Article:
Passages like these articulate that central to any examination of Yeats as an agent of decolonization is the problem of reconciling the seemingly disparate elements in his life as well as in his works.  Several theorists—most notably Edward W. Said—offer as a possible solution to these incongruities in Yeats’s works the explanation that Yeats changes over the course of his artistic career from a poet of Irish nationalism in his youth into an apolitical artist concerned primarily with aesthetics later in his life.  In “Yeats and Decolonization,” Said posits:

For Yeats, the overlappings he knew existed between his Irish nationalism and the English cultural heritage that both dominated and empowered him as a writer were bound to cause an overheated tension, and it is the pressure of this urgently political and secular tension that one may speculate caused him to try to resolve it on a “higher,” that is, nonpolitical level.  (80) 

Yet describing Yeats as a “national” poet early in his career and/or as merely an “aesthetic” poet in his later works risks oversimplifying the relationship between the poet’s nationalist commitments and his aesthetic predilections.  Any thorough postcolonial examination of Yeats must inevitably acknowledge that his work is always already committed to Irish nationalism as surely as it is inherently under the scrutiny of a vigorous aesthetic ideology.  These two seemingly disparate elements in Yeats’s work do not exist in mutually exclusive spheres; rather, they represent commingling spheres of influence within the poet’s work.  The task of resolving these antithetical elements within the poet’s literary corpus, however, represents a formidable task indeed for the postcolonial critic.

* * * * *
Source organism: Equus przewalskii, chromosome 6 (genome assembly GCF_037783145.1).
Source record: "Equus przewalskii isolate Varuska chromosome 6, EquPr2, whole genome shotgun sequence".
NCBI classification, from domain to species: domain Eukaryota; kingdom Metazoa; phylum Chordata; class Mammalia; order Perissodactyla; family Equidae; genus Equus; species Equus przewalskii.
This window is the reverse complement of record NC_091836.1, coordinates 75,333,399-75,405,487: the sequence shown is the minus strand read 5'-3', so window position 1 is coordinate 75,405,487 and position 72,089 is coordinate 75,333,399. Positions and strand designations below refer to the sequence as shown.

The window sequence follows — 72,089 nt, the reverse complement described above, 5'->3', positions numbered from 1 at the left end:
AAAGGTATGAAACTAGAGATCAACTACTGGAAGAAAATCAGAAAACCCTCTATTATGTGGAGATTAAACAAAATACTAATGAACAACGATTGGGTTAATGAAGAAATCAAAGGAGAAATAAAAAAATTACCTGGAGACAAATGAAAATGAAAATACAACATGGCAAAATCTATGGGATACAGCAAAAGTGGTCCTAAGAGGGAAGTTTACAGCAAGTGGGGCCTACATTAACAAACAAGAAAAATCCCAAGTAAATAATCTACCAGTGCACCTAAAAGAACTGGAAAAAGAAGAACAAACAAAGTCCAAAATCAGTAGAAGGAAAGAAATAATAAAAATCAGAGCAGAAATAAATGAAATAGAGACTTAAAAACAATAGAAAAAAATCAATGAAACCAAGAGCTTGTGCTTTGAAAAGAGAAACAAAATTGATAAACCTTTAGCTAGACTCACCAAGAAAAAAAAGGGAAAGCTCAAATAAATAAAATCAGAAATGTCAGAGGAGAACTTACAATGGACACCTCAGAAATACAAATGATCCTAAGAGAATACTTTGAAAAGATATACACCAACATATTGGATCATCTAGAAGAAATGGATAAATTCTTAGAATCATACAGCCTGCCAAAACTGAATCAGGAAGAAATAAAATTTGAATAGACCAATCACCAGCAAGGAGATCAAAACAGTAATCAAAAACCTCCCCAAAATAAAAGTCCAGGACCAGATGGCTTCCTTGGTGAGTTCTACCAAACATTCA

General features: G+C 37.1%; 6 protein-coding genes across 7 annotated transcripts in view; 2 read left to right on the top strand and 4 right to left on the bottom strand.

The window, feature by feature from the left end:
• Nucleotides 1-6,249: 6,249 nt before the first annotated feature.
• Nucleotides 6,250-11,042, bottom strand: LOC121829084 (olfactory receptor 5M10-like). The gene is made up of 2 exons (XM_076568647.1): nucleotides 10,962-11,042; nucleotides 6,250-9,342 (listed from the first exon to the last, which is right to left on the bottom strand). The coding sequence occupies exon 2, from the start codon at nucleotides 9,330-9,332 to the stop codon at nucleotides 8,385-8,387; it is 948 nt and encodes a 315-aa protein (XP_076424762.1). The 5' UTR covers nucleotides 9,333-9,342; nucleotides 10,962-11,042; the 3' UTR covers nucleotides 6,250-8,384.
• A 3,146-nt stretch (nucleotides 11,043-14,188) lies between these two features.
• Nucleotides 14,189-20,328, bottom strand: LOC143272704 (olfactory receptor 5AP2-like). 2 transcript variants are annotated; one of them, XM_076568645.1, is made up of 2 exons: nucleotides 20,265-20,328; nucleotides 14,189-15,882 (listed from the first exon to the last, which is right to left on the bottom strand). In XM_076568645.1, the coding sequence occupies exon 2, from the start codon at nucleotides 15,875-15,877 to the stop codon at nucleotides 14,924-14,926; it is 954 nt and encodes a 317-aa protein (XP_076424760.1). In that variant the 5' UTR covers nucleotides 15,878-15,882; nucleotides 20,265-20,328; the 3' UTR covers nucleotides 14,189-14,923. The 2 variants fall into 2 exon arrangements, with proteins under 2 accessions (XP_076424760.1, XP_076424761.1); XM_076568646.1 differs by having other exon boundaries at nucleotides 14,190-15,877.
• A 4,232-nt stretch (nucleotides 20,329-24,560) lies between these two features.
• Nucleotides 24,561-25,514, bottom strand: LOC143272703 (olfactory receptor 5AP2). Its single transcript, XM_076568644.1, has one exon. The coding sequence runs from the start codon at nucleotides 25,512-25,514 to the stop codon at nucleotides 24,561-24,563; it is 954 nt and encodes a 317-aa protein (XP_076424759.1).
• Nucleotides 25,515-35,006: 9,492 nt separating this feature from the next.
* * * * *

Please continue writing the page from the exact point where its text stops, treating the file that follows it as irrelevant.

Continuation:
Perhaps a brief passage from one of Yeats’s early essays might help to rectify the disparity between Yeats’s nationalist obligations and his fondness for aestheticism: characterizing Ireland as caught “between the upper and the nether millstone” (qtd. in Deane, National 44), Yeats argues that the Irish citizenry is threatened by denationalization from both England and America, and he urges Ireland to unite under the banner of nationalism.  Ironically, what Yeats fails to realize is that the Irish are caught not merely between the millstones of denationalizing agents; they are also similarly caught between the millstones of the Irish Ascendancy’s colonial nationalism and the multiple interests of a heterogeneous Irish citizenry.  While some form of cultural homogeneity seems a necessary first step in combating a colonizing force, the circuits of power through which a unified culture operates merely act as another repressive apparatus for those who are not necessarily representative of the national ascendancy.  Aijaz Ahmad further delineates the tension between these opposing interests: